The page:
Skeleton decomposition

Digital images, integral and differential operators are usually stored in matrix form. These matrices are often very large systems and require enormous memory and processing power. In numerical linear algebra, mathematicians are interested in developing algorithms that can efficiently reduce storage without losing too much accuracy. This field is known as low rank approximation.

Many matrices that arise from partial differential equations or integral equations are low rank systems because of translational invariance. The most famous and probably most well known low rank approximation algorithm is the singular value decomposition method. Given a matrix A\in R^{m\times n} , we can decompose A into the product of three matrices in the form of


where U\in m\times r , S\in r\times r , and V\in n\times r . In this setting, S is a diagonal matrix and its entries are called the singular values. By convention, the singular values are listed in decreasing order along the diagonal of S. In many systems, the relative magnitude of singular values decays very quickly:


for large i . For this reason, we can approximate the matrix A by only using the first few singular values. We can write

A\simeq R=\hat{U}\hat{S}\hat{V}^{T} ,

where \hat{U}\in m\times r^{*} ,\hat{S}\in r^{*}\times r^{*} ,\mbox{and }\hat{V}\in n\times r^{*},r^{*}\ll r . One can prove that singular value decomposition yields the best possible low rank approximation in the Frobenius norm, however this method is computational costly and sometimes numerically unstable. Instead, we introduce a much more efficient method: skeleton decomposition.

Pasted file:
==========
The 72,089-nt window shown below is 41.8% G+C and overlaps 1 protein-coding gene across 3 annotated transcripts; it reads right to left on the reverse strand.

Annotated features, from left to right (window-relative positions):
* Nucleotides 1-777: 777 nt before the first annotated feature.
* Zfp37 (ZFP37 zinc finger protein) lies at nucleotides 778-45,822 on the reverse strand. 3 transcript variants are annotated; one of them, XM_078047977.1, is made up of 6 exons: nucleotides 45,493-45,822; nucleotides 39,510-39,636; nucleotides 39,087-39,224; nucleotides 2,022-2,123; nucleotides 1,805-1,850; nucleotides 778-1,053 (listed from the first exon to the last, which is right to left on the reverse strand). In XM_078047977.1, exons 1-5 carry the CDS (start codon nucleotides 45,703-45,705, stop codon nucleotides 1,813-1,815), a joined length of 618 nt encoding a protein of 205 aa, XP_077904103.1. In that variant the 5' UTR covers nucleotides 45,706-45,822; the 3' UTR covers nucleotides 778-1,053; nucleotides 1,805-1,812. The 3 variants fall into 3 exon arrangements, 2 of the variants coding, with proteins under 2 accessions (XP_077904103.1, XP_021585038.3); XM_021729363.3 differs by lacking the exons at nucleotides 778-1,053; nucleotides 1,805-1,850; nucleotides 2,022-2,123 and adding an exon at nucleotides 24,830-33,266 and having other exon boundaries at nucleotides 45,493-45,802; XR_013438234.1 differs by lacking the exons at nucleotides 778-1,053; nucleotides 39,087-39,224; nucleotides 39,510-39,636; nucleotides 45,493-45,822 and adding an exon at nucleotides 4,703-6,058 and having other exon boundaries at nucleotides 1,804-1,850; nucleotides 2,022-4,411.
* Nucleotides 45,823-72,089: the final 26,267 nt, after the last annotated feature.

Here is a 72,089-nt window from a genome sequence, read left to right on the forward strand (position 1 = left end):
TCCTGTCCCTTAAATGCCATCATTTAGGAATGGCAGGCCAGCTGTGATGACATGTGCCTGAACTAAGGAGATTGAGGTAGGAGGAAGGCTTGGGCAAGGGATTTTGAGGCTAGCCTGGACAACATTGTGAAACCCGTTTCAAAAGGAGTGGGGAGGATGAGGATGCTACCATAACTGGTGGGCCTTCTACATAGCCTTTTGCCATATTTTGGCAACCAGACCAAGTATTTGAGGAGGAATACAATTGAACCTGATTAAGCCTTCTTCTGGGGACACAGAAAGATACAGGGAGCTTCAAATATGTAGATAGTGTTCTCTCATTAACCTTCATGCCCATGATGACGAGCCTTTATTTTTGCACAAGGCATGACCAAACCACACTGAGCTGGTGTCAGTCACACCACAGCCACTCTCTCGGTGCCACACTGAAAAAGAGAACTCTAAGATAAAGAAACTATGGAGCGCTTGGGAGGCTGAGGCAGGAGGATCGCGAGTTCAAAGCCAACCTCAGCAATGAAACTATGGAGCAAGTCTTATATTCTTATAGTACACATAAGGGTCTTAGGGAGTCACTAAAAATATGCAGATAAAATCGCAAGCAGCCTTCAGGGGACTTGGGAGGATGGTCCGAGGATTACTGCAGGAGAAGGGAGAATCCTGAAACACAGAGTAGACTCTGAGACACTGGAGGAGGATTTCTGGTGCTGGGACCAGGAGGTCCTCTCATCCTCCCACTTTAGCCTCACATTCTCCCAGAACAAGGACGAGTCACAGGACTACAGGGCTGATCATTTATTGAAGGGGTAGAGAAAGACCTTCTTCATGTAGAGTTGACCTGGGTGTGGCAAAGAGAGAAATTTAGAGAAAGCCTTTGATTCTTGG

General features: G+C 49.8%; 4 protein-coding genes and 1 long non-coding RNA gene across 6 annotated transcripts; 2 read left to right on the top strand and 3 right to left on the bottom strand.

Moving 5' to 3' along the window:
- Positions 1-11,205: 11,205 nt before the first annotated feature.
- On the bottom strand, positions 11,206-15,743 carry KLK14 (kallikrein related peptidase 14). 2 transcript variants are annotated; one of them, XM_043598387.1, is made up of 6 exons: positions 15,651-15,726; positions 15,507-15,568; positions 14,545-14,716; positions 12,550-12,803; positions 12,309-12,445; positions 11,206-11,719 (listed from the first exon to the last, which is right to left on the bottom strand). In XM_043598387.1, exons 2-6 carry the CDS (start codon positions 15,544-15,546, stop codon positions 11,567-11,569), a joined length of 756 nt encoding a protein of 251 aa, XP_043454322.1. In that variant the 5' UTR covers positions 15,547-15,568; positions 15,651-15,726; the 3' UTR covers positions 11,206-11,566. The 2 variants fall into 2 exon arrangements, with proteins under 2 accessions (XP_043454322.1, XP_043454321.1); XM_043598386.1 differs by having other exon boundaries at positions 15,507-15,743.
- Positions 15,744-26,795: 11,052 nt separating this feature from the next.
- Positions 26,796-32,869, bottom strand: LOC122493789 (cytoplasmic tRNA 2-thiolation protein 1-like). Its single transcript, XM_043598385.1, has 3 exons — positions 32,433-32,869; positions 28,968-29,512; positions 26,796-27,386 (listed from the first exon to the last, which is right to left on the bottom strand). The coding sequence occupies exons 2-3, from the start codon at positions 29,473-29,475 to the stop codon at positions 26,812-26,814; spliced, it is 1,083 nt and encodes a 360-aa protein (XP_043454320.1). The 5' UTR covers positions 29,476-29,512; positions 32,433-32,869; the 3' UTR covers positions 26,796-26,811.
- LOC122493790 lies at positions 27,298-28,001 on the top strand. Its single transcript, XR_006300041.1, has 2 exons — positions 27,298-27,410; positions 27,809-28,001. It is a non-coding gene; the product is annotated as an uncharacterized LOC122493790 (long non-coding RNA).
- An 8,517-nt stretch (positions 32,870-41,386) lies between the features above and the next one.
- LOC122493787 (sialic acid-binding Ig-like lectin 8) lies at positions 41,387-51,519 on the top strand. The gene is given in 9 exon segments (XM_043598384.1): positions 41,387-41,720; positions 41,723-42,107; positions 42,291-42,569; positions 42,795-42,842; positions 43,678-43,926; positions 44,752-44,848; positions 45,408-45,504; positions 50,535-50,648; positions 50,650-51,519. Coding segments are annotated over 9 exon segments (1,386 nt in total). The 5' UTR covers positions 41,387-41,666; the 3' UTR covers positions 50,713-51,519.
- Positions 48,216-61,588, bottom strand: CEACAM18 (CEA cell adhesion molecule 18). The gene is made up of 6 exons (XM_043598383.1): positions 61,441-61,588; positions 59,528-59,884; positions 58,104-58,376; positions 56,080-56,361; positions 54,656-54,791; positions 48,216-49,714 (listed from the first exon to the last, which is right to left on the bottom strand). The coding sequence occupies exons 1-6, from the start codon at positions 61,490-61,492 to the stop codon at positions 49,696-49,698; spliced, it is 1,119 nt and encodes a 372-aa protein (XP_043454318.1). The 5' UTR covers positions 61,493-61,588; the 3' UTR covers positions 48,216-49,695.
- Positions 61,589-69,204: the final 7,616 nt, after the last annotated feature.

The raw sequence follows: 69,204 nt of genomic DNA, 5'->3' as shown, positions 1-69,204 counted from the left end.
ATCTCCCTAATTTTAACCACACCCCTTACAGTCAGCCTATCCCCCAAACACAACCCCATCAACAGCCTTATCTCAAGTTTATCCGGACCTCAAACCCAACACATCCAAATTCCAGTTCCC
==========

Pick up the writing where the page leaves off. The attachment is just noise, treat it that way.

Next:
The idea is fairly simple, we can rewrite A as

A\backsimeq C\hat{A}^{-1}R ,

where C is the column restriction of A , R is the row restriction of A, and \hat{A} is the intersection of row and column restriction. In another word, if A has rank r, then we pick r columns from A and form a submatrix, and then we pick r rows from A and form a submatrix. Finally, the intersection of C and R gives \hat{A} . The figure below illustrates this process.


Skeleton decomposition: A\backsimeq C\hat{A}^{-1}R ,

This method does not need much computation, since we are simply picking rows and columns! The question is how do we pick the best rows and the best columns? This is actually a quiet interesting optimization problem. It turns out that we want to pick the rows and columns that maximize the spanned volume. In another words, we maximize |\det(\hat{A})| . Now this question looks like the maximum ellipsoid problem we have on problem set 3. There are multiple iterative algorithms that search for the optimal set of rows and columns. Look into adaptive/ incomplete cross approximation methods for details.


Written by Yufeng (Kevin) Chen


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